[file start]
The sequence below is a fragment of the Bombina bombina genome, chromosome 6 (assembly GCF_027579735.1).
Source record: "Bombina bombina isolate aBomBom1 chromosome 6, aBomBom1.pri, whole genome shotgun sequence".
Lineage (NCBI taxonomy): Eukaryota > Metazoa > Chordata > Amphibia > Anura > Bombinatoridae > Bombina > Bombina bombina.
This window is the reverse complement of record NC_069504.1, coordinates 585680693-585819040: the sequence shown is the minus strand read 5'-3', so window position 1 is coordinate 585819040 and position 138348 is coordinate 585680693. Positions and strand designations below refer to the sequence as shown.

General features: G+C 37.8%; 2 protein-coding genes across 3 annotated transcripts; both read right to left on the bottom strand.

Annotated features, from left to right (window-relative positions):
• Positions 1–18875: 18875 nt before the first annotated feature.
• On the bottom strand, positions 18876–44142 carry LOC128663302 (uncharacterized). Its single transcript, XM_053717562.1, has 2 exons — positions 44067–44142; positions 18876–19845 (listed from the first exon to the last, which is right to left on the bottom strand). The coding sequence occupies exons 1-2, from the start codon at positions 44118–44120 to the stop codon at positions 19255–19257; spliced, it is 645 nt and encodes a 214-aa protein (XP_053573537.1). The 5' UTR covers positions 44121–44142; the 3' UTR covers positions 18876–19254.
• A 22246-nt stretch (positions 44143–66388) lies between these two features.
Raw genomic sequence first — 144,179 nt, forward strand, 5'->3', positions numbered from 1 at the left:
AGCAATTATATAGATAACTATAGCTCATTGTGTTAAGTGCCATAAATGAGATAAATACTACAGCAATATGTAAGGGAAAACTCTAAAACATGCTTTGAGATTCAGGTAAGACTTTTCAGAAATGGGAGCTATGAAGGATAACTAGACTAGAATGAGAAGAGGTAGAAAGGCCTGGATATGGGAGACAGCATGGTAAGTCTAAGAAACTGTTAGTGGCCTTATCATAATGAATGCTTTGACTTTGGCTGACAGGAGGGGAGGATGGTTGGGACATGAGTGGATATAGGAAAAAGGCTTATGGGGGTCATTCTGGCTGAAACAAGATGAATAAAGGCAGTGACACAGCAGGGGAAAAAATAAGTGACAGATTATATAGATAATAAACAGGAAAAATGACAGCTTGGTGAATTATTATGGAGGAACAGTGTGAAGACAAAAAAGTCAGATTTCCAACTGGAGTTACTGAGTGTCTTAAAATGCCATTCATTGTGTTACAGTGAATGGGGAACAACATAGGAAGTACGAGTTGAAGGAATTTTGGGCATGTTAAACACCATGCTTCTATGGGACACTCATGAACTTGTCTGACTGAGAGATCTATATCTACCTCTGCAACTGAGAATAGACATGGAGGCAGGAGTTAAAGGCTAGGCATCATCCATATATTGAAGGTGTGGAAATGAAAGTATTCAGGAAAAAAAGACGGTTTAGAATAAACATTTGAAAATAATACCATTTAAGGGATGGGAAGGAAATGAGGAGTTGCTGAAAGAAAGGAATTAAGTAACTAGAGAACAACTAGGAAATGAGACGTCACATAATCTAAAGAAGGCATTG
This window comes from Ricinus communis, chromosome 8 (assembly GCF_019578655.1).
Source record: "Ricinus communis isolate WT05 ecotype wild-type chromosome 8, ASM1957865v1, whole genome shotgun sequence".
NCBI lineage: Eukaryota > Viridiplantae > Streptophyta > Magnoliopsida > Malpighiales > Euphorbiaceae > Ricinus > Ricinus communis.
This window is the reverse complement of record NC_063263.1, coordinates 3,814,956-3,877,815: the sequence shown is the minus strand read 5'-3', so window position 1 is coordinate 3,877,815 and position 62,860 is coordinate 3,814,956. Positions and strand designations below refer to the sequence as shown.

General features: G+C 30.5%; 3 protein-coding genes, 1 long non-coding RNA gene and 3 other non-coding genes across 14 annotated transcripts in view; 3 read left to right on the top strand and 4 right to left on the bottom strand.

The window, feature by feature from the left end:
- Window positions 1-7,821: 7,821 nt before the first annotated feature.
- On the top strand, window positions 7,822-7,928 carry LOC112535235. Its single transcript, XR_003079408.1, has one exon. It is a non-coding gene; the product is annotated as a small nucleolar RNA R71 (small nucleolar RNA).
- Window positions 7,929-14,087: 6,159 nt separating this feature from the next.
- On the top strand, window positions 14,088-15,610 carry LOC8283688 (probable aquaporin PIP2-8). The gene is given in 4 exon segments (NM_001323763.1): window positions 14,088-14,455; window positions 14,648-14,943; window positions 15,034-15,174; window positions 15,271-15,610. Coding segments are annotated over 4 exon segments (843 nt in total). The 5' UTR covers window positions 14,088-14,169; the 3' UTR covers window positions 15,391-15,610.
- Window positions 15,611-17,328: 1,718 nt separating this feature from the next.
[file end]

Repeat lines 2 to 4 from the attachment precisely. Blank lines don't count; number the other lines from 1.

Source record: "Bombina bombina isolate aBomBom1 chromosome 6, aBomBom1.pri, whole genome shotgun sequence".
Lineage (NCBI taxonomy): Eukaryota > Metazoa > Chordata > Amphibia > Anura > Bombinatoridae > Bombina > Bombina bombina.
This window is the reverse complement of record NC_069504.1, coordinates 585680693-585819040: the sequence shown is the minus strand read 5'-3', so window position 1 is coordinate 585819040 and position 138348 is coordinate 585680693. Positions and strand designations below refer to the sequence as shown.